Gavin Hayes: It was for personal reasons, family reasons.  That happened about two years ago.  I’m actually going back to California about early next year.  It was always a temporary move, but I like it up there.

Y Spy: How has the city affected your musical and artistic work, and is it difficult to coordinate with your bandmates?

Gavin Hayes: I made a lot of trips down to the Bay Area, so we did have weeks where we rehearsed and wrote together, but now we can trade music on the internet.  Me not knowing many people in Seattle, not having a group of people I hang out with, I didn’t do much.  From that side of things, I spent more time being creative and productive.

Y Spy: Do you generally work better in a state of exile?

Gavin Hayes: I definitely do, especially when recording vocals.  I love being on my own with my headphones.  It’s much different than being in a room and being on the spot, and trying to have everything be right.  But I like being in a room with the band and improvising; that sets the tone of the song and retains the energy of the band.  From there, I feel like it’s more productive to put it under the microscope and be on my own and focus on the lyrics and melody and make sure everything’s working properly.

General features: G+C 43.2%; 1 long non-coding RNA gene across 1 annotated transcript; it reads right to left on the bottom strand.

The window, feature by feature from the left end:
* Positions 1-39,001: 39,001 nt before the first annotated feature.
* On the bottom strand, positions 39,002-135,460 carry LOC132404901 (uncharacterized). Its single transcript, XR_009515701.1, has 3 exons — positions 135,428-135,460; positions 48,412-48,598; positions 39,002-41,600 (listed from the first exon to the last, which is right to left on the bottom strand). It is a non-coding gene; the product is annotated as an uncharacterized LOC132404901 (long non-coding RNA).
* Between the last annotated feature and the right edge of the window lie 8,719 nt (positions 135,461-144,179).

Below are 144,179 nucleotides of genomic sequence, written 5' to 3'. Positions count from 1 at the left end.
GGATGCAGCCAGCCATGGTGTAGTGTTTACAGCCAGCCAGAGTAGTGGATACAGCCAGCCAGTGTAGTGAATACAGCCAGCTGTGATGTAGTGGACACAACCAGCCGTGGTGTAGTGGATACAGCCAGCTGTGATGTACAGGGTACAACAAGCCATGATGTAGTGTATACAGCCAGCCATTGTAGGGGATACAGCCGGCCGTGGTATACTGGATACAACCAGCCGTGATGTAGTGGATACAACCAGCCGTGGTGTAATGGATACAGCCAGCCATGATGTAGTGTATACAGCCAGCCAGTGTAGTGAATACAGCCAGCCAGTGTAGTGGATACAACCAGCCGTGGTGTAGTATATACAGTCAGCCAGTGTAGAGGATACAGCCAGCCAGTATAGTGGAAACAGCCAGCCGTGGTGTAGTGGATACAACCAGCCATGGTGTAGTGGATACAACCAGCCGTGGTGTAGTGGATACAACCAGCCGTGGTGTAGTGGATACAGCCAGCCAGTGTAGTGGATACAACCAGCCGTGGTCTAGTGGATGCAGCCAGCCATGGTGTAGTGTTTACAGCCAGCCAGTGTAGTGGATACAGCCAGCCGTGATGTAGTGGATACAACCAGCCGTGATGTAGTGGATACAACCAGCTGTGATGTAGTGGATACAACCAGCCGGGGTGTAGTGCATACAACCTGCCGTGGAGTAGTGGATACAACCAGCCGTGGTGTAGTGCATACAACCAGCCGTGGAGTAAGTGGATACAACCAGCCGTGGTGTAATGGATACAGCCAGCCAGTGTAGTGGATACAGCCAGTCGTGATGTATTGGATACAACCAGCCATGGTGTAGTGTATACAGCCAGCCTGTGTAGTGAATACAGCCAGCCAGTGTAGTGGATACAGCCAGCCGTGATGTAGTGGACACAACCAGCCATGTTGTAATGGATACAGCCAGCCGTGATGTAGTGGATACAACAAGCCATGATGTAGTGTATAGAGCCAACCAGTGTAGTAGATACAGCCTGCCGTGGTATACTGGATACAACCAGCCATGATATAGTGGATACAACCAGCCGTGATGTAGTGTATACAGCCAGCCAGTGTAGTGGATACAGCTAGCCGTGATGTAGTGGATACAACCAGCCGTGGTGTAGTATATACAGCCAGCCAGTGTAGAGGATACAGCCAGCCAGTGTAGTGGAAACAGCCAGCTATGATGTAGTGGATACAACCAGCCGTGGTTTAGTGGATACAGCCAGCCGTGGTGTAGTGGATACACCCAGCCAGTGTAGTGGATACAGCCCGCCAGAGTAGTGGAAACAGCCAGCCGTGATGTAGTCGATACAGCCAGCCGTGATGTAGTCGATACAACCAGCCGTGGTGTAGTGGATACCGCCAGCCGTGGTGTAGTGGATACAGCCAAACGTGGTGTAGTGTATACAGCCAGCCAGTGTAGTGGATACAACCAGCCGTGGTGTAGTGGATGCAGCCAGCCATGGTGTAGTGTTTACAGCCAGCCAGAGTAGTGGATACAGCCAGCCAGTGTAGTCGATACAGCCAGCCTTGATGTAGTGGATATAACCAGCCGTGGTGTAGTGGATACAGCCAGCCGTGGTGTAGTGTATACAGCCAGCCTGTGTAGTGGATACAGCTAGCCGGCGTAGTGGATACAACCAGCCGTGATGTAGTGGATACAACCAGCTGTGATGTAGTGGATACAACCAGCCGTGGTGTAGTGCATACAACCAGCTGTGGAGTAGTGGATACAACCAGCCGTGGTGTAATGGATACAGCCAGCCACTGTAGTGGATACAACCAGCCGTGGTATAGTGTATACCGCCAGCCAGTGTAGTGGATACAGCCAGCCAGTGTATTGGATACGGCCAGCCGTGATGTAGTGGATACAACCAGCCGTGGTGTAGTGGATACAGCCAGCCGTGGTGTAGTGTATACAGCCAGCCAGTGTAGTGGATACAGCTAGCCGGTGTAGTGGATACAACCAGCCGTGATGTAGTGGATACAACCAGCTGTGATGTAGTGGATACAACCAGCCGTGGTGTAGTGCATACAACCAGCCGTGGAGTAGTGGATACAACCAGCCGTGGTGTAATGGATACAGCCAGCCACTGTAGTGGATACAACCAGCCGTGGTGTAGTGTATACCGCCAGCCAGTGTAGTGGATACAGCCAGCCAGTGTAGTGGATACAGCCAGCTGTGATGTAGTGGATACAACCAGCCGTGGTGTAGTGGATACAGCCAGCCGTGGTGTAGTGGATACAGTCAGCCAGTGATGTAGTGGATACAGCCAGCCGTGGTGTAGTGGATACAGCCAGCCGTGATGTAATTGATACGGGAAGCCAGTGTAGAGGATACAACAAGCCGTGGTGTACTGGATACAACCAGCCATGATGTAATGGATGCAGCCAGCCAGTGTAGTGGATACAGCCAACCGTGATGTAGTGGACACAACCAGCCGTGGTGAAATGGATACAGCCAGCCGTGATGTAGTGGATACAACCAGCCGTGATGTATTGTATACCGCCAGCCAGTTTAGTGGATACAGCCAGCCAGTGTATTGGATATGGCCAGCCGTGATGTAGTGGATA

Y Spy: As part of a band that has long established itself, is it easier to keep going at this point?

Gavin Hayes: I guess it depends on what you mean by established.  We don’t have a hit song or anything on that level.  When a band puts out a hit song, that follow-up record or single can be make or break.  We grew up with Papa Roach; they had a huge single, and then their next record did really well but not as well.  But now they’ve found the way to maintain their career.  Their records are still doing really well, they’re playing huge shows, and they’re still a very successful act.  If you do get to a certain level you’re probably going to have a certain loyal fanbase that you can rely on.  I don’t think it’s ever that easy to maintain it, though.  It adds more expectations and pressure to your project, or an idea of what your band is.